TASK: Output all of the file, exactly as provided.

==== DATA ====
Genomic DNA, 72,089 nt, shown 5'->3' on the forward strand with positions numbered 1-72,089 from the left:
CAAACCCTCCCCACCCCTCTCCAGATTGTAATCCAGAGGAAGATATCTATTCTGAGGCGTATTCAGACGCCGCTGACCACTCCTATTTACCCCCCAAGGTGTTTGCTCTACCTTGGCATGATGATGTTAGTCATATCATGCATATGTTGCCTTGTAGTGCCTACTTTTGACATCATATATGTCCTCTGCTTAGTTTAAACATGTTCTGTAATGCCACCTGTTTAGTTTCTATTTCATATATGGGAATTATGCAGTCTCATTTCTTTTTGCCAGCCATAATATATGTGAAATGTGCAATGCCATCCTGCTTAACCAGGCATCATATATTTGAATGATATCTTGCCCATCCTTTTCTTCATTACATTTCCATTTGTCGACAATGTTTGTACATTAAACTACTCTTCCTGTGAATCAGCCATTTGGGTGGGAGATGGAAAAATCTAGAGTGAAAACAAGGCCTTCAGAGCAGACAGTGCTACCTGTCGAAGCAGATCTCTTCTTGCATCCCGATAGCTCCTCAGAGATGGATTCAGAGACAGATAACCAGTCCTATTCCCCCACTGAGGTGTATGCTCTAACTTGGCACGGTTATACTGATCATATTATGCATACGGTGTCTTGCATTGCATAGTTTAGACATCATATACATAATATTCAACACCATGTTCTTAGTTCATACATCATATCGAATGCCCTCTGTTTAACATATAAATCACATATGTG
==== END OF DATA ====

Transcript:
Genomic DNA, 72,089 nt, shown 5'->3' on the forward strand with positions numbered 1-72,089 from the left:
CAAACCCTCCCCACCCCTCTCCAGATTGTAATCCAGAGGAAGATATCTATTCTGAGGCGTATTCAGACGCCGCTGACCACTCCTATTTACCCCCCAAGGTGTTTGCTCTACCTTGGCATGATGATGTTAGTCATATCATGCATATGTTGCCTTGTAGTGCCTACTTTTGACATCATATATGTCCTCTGCTTAGTTTAAACATGTTCTGTAATGCCACCTGTTTAGTTTCTATTTCATATATGGGAATTATGCAGTCTCATTTCTTTTTGCCAGCCATAATATATGTGAAATGTGCAATGCCATCCTGCTTAACCAGGCATCATATATTTGAATGATATCTTGCCCATCCTTTTCTTCATTACATTTCCATTTGTCGACAATGTTTGTACATTAAACTACTCTTCCTGTGAATCAGCCATTTGGGTGGGAGATGGAAAAATCTAGAGTGAAAACAAGGCCTTCAGAGCAGACAGTGCTACCTGTCGAAGCAGATCTCTTCTTGCATCCCGATAGCTCCTCAGAGATGGATTCAGAGACAGATAACCAGTCCTATTCCCCCACTGAGGTGTATGCTCTAACTTGGCACGGTTATACTGATCATATTATGCATACGGTGTCTTGCATTGCATAGTTTAGACATCATATACATAATATTCAACACCATGTTCTTAGTTCATACATCATATCGAATGCCCTCTGTTTAACATATAAATCACATATGTG